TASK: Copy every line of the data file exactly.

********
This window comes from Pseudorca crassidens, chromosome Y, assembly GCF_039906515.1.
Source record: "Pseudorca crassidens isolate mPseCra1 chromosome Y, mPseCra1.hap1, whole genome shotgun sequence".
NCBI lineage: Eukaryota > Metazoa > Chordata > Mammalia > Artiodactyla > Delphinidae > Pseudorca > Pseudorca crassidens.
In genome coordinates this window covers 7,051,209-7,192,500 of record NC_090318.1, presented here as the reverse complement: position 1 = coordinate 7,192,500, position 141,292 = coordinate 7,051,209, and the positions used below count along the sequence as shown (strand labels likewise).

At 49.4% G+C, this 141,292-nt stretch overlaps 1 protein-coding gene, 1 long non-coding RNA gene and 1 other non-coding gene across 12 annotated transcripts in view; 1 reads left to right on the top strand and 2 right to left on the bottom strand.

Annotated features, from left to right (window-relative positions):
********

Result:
This window comes from Pseudorca crassidens, chromosome Y, assembly GCF_039906515.1.
Source record: "Pseudorca crassidens isolate mPseCra1 chromosome Y, mPseCra1.hap1, whole genome shotgun sequence".
NCBI lineage: Eukaryota > Metazoa > Chordata > Mammalia > Artiodactyla > Delphinidae > Pseudorca > Pseudorca crassidens.
In genome coordinates this window covers 7,051,209-7,192,500 of record NC_090318.1, presented here as the reverse complement: position 1 = coordinate 7,192,500, position 141,292 = coordinate 7,051,209, and the positions used below count along the sequence as shown (strand labels likewise).

At 49.4% G+C, this 141,292-nt stretch overlaps 1 protein-coding gene, 1 long non-coding RNA gene and 1 other non-coding gene across 12 annotated transcripts in view; 1 reads left to right on the top strand and 2 right to left on the bottom strand.

Annotated features, from left to right (window-relative positions):